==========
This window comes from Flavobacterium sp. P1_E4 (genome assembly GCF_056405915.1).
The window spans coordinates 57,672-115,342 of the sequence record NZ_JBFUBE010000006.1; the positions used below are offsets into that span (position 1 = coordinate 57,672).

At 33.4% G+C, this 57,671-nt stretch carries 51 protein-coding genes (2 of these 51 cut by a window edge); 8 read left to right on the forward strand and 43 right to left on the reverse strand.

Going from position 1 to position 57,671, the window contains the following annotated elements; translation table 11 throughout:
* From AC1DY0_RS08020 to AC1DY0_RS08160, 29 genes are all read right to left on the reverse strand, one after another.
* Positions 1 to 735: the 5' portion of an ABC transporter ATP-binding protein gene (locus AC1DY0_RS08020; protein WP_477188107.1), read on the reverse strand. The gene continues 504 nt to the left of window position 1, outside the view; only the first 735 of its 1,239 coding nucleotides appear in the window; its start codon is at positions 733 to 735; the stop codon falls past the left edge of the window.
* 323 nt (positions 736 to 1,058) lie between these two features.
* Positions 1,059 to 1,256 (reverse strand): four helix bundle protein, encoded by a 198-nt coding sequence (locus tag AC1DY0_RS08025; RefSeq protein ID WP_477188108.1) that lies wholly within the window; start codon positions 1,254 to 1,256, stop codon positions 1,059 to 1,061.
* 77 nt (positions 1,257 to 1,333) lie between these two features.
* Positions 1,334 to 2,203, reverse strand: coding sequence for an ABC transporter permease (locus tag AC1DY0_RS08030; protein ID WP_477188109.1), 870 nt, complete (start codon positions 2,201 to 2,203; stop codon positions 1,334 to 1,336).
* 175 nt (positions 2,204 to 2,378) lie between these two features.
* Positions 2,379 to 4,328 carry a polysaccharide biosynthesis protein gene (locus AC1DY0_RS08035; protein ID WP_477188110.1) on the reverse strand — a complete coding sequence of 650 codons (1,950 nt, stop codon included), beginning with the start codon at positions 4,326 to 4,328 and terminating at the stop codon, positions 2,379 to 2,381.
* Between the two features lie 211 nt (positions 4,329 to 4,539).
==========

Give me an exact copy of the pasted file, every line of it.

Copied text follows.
This window comes from Flavobacterium sp. P1_E4 (genome assembly GCF_056405915.1).
The window spans coordinates 57,672-115,342 of the sequence record NZ_JBFUBE010000006.1; the positions used below are offsets into that span (position 1 = coordinate 57,672).

At 33.4% G+C, this 57,671-nt stretch carries 51 protein-coding genes (2 of these 51 cut by a window edge); 8 read left to right on the forward strand and 43 right to left on the reverse strand.

Going from position 1 to position 57,671, the window contains the following annotated elements; translation table 11 throughout:
* From AC1DY0_RS08020 to AC1DY0_RS08160, 29 genes are all read right to left on the reverse strand, one after another.
* Positions 1 to 735: the 5' portion of an ABC transporter ATP-binding protein gene (locus AC1DY0_RS08020; protein WP_477188107.1), read on the reverse strand. The gene continues 504 nt to the left of window position 1, outside the view; only the first 735 of its 1,239 coding nucleotides appear in the window; its start codon is at positions 733 to 735; the stop codon falls past the left edge of the window.
* 323 nt (positions 736 to 1,058) lie between these two features.
* Positions 1,059 to 1,256 (reverse strand): four helix bundle protein, encoded by a 198-nt coding sequence (locus tag AC1DY0_RS08025; RefSeq protein ID WP_477188108.1) that lies wholly within the window; start codon positions 1,254 to 1,256, stop codon positions 1,059 to 1,061.
* 77 nt (positions 1,257 to 1,333) lie between these two features.
* Positions 1,334 to 2,203, reverse strand: coding sequence for an ABC transporter permease (locus tag AC1DY0_RS08030; protein ID WP_477188109.1), 870 nt, complete (start codon positions 2,201 to 2,203; stop codon positions 1,334 to 1,336).
* 175 nt (positions 2,204 to 2,378) lie between these two features.
* Positions 2,379 to 4,328 carry a polysaccharide biosynthesis protein gene (locus AC1DY0_RS08035; protein ID WP_477188110.1) on the reverse strand — a complete coding sequence of 650 codons (1,950 nt, stop codon included), beginning with the start codon at positions 4,326 to 4,328 and terminating at the stop codon, positions 2,379 to 2,381.
* Between the two features lie 211 nt (positions 4,329 to 4,539).